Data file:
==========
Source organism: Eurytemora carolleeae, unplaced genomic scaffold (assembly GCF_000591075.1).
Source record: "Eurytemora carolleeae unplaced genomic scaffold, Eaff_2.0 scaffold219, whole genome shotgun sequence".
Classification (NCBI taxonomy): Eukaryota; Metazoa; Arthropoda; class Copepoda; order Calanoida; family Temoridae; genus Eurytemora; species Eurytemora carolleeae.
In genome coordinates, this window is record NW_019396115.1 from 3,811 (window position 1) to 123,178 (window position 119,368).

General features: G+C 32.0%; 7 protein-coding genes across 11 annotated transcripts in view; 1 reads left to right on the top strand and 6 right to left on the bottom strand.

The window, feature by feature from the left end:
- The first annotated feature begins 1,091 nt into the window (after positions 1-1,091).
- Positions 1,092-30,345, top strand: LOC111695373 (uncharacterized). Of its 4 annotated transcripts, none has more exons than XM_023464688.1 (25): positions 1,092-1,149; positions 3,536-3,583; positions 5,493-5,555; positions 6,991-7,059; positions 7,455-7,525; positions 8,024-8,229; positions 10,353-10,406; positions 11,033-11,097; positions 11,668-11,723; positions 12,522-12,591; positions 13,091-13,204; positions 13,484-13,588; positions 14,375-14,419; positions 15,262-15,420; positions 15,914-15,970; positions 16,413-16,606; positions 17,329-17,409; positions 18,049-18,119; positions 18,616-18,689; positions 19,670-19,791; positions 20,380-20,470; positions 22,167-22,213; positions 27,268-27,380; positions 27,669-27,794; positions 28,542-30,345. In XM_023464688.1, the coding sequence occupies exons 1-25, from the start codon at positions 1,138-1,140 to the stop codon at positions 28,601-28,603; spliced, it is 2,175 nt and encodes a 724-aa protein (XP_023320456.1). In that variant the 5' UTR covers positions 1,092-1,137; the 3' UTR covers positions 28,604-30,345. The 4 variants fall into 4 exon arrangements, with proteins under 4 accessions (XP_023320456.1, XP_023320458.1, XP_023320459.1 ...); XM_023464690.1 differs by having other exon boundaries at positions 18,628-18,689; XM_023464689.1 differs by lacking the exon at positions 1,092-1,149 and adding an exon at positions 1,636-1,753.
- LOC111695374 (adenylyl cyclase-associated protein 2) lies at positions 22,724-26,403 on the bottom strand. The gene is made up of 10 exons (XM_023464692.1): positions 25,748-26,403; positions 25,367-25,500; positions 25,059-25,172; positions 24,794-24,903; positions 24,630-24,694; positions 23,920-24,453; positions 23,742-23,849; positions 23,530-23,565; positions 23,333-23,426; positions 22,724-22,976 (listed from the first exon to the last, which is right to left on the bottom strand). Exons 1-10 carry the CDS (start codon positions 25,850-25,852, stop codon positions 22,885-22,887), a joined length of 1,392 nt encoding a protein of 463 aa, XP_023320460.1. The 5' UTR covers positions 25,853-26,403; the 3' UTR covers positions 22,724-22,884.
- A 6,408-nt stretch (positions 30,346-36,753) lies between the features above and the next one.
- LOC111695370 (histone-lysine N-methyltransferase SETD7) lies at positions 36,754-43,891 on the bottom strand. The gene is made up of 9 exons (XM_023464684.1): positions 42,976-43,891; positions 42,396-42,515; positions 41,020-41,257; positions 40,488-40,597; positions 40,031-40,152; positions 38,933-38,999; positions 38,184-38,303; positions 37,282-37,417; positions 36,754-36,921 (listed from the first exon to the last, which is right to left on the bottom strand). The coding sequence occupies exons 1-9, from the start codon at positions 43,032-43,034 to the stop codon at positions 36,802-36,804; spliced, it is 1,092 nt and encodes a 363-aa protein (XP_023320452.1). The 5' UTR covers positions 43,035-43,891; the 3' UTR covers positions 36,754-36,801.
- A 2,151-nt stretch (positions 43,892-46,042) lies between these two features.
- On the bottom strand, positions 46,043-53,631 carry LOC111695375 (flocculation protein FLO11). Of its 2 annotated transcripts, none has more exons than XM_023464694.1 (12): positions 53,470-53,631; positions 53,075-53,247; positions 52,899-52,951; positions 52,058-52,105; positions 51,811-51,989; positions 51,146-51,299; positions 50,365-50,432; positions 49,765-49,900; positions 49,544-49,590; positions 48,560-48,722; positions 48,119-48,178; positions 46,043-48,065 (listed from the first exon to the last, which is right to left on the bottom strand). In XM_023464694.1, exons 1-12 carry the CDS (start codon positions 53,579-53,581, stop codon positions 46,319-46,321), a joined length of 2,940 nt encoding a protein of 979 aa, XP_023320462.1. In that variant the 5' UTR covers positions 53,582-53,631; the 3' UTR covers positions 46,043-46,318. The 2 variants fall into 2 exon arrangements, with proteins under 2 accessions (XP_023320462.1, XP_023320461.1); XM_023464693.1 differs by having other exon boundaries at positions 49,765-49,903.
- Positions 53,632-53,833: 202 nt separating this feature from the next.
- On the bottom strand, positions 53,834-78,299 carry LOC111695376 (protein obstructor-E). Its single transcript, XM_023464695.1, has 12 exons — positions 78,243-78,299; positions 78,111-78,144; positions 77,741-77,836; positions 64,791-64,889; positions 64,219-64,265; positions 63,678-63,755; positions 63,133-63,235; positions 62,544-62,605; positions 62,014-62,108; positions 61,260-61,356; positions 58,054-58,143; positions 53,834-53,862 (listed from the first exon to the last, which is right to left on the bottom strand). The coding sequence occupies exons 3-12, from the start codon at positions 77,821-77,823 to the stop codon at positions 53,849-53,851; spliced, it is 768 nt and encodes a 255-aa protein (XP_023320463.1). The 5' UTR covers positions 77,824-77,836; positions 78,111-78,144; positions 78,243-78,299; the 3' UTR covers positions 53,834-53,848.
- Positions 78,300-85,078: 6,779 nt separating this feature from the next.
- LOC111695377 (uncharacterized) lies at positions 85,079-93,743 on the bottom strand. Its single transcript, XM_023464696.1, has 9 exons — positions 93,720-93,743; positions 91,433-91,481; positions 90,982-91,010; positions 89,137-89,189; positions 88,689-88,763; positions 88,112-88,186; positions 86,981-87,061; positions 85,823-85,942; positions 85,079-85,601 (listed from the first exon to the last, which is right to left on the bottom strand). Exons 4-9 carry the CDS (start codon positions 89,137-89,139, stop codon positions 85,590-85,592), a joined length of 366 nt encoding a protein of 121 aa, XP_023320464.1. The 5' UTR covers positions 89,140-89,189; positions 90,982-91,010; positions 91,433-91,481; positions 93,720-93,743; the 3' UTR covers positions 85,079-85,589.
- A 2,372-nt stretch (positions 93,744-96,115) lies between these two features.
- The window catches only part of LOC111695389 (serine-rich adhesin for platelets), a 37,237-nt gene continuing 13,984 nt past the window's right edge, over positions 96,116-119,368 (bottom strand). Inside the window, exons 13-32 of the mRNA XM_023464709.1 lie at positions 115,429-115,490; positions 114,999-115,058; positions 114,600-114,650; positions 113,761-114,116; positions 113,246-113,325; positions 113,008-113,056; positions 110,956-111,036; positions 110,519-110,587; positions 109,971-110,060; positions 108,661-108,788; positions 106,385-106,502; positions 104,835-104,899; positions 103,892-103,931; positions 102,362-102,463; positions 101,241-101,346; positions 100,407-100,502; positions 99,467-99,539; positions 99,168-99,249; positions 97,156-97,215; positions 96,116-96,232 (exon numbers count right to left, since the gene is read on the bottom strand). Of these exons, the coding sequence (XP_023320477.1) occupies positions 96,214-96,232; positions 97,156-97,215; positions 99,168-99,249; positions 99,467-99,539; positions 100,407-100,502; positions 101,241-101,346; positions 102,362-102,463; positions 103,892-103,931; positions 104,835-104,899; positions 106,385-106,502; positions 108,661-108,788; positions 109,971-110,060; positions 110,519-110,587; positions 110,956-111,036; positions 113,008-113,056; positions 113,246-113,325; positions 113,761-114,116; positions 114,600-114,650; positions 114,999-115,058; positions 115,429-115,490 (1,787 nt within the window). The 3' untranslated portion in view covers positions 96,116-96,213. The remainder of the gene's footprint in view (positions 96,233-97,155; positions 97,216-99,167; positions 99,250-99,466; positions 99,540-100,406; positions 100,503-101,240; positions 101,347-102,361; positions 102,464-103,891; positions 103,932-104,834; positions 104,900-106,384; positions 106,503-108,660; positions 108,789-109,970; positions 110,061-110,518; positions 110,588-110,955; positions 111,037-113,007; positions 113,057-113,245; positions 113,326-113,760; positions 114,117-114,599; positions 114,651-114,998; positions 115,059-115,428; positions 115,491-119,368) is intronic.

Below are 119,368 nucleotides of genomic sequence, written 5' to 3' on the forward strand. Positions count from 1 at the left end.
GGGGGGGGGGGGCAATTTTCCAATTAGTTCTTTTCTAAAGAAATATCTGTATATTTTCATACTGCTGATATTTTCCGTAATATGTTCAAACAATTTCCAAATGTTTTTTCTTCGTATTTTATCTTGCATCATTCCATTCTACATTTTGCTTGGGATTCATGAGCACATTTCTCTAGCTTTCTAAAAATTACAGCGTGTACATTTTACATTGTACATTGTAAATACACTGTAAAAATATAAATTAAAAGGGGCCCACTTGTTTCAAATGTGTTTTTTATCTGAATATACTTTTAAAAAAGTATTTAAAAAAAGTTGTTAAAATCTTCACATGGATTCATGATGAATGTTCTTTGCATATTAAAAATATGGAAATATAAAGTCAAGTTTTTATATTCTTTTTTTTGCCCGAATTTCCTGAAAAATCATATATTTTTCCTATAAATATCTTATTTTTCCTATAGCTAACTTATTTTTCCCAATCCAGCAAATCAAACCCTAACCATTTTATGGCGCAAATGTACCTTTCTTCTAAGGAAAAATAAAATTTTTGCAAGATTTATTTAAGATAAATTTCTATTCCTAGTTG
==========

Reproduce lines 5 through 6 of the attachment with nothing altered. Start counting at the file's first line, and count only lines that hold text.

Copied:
General features: G+C 32.0%; 7 protein-coding genes across 11 annotated transcripts in view; 1 reads left to right on the top strand and 6 right to left on the bottom strand.

The window, feature by feature from the left end: